terms of an overall public policy, economic and social policy context.

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246 Index

pluralism 75, 83–4, 106
political culture see also

authoritarianism, ‘big man
politics’, clientelism

changes in 67–8
implications for participatory

governance 65–7
political representation see

representation
popular agency see agency
poverty see inequality
power

capillarity of 33, 75
and consensus 79, 84, 128–30,

132
disciplinary 32–4
and discourse 74–7
forms of power 74–5
Foucault 75–7
Gramsci 31–2
and knowledge 76–7
Lukes 75
sharing 29–30

PPF (Programme for Prosperity and
Fairness) 97, 100, 151

PRSP (Poverty Reduction Strategy
Programme)

critiques 12–13
origins 10
principles 11

PRSP in Malawi
background to 11–12
behind the doors of 93–135
benefits of involvement in

191–2
civil society agency in 165–6,

166–8, 172–3, 173–7, 193–200,
200–2

communications within and
without 120–8

conditions for transforming
participation in, see argument

decision-making in 128–32
differential access to 97–9
discourses in 107–20
donor involvement in 141–4
exclusion from 112–13, 175–7
institutions of (formal and

informal) 94–9, 104–6

problems due to involvement
in 174–7

state agency in 136–64, 162–4
problem-solving 117–20

capacity issues 115–17
foreclosing development

alternatives 108–9, 118–19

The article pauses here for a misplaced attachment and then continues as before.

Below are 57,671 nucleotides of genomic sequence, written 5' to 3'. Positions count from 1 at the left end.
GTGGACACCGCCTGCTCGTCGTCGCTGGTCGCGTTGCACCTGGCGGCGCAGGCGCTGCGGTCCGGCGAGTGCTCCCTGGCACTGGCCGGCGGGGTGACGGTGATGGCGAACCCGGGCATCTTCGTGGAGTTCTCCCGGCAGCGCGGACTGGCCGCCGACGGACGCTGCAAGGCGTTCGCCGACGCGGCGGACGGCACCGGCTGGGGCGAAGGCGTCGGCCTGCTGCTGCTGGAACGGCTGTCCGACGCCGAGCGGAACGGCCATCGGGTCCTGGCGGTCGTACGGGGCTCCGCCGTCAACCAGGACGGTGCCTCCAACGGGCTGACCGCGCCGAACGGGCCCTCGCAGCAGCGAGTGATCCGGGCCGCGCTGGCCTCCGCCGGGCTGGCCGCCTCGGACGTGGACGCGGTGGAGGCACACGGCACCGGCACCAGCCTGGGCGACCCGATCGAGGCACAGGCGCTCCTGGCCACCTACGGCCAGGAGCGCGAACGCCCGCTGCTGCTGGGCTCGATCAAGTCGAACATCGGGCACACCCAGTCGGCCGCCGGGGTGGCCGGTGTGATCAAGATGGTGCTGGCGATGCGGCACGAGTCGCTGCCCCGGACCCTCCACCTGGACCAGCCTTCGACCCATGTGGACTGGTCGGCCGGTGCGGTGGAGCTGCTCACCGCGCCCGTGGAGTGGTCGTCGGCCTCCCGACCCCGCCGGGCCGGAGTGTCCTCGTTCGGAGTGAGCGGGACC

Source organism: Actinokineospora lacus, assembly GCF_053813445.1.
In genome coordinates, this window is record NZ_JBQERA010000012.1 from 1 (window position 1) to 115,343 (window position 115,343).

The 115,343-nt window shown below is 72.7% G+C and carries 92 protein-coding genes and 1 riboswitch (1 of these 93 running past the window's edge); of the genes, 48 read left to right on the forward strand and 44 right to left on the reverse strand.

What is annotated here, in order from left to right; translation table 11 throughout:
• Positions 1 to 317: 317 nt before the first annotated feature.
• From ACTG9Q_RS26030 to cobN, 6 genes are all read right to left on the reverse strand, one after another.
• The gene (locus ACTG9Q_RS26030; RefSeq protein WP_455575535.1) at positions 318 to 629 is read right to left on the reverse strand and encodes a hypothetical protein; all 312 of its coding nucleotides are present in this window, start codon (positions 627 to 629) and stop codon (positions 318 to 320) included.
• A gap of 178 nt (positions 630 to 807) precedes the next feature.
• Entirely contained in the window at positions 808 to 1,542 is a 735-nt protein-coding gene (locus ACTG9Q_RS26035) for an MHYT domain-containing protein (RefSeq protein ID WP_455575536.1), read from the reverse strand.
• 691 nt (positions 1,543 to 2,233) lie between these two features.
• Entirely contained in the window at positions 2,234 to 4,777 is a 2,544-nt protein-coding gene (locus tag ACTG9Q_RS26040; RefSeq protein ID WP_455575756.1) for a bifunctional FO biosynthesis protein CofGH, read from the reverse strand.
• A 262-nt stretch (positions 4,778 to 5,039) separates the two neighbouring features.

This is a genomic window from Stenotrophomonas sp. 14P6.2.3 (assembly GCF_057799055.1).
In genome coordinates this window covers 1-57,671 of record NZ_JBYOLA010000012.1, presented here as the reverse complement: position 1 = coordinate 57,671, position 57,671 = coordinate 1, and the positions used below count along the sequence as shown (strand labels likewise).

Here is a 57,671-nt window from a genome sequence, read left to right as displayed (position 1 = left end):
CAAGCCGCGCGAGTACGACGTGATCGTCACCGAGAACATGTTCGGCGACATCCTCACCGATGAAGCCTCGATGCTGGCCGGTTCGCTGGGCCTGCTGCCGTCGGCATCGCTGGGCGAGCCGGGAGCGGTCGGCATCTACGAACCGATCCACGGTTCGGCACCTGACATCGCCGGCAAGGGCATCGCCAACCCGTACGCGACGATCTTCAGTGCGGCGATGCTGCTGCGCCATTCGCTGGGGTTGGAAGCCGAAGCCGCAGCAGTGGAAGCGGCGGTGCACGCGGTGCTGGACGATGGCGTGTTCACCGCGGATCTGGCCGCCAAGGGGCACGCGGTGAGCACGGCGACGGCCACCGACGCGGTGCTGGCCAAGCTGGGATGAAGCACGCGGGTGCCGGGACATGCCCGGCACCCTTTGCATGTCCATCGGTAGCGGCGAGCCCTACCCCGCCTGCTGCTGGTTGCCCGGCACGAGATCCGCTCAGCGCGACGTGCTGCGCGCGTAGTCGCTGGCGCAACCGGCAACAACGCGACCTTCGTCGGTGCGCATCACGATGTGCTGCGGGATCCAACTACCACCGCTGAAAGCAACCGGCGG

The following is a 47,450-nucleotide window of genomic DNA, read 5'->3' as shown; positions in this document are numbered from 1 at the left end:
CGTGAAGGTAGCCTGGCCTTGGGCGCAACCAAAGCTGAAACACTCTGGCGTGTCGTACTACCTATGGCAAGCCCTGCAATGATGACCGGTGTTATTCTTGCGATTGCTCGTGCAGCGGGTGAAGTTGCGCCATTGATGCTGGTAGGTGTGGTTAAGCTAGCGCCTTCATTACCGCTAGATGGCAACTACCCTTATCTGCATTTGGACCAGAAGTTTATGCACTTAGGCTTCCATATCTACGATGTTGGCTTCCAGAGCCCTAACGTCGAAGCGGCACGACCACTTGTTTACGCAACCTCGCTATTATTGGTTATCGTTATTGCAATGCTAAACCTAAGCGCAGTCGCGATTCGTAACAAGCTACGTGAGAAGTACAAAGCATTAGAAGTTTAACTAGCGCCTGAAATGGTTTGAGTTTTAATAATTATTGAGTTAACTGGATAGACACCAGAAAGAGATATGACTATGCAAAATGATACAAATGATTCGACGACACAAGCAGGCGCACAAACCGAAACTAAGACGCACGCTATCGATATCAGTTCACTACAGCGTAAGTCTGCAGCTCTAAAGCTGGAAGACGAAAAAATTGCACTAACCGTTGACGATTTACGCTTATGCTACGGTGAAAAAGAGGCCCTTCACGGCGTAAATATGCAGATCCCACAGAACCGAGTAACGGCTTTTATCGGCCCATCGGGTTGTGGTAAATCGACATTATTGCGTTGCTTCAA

public sphere 82–3

relations, political 199, 216
representation 85–8

and legitimacy 87–8
theories of 86–7
within PRSP and Social

Partnership 168–9, 172, 175,
179–80, 188–90, 195–6, 201–2

Young 85–7

Schuurman, Frans 1
Singer, Hans 1
social actors

exclusion of 111–14, 160–1,
175–7, 182–3, 185–6

representation of see representation
Social partnership

background to 13–14
behind the doors of 93–135
benefits of involvement in

191–2
civil society agency in 165–6,

168–70, 172–3, 177–90,
200–2

communications within and
without 120–8

conditions for transforming
participation in see argument

critiques of 14–15
decision making in 128–32
differential access to 97–9
discourses in 107–20
exclusion from 113–14, 160–1,

182–3, 185
external influences on 142–3,

145–6
institutions of (formal and

informal) 94–9, 104–6
problems due to involvement

in 182–3, 184, 186–7
state agency in 136–64, 162–4

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Index 247

Social Partnership Scheme (funding
to social partners) 161, 211,
218

social spaces see Lefebvre, Henri
Sørenson, Eva 3, 9, 10, 74, 82, 120
state

agency within PRSP and Social
Partnership 136–64, 162–4,
207–8

globalising ix–x, 22–3, 25,
141–7

legitimacy 22–4, 25–6, 31–2
network 25–6
and participation 26–8 see also

argument
policy 150–1
power 29–30, 31–4, 216–17
relationship with civil society/

‘partnership state’ 26–8
sovereignty 22–3
social control 31–4
welfare 23–4, 26–8

Structural adjustment 14, 28, 36, 55
Sustaining Progress 97, 129, 132,

145, 188

Towards 2016 97, 145, 158–9, 161
Transformation, of participation

see also argument
conditions for 133–5
obstacles to 133–5

Tyranny, of participation 7–8

UNDP (United Nations Development
Programme) 1, 23, 24, 56

wealth inequalities see inequality
Weber, Heliose 12, 51, 208
welfare state 23–4, 26–8
White Paper Supporting Voluntary

Activity 27
Whyte, JH 59, 62
women see gender
World Bank

PRSP involvement 11, 95–6,
107–8

PRSP Sourcebook 11, 107
Voices of the Poor report 194

Young, Iris Marion 74, 76, 79–82,
85–7, 164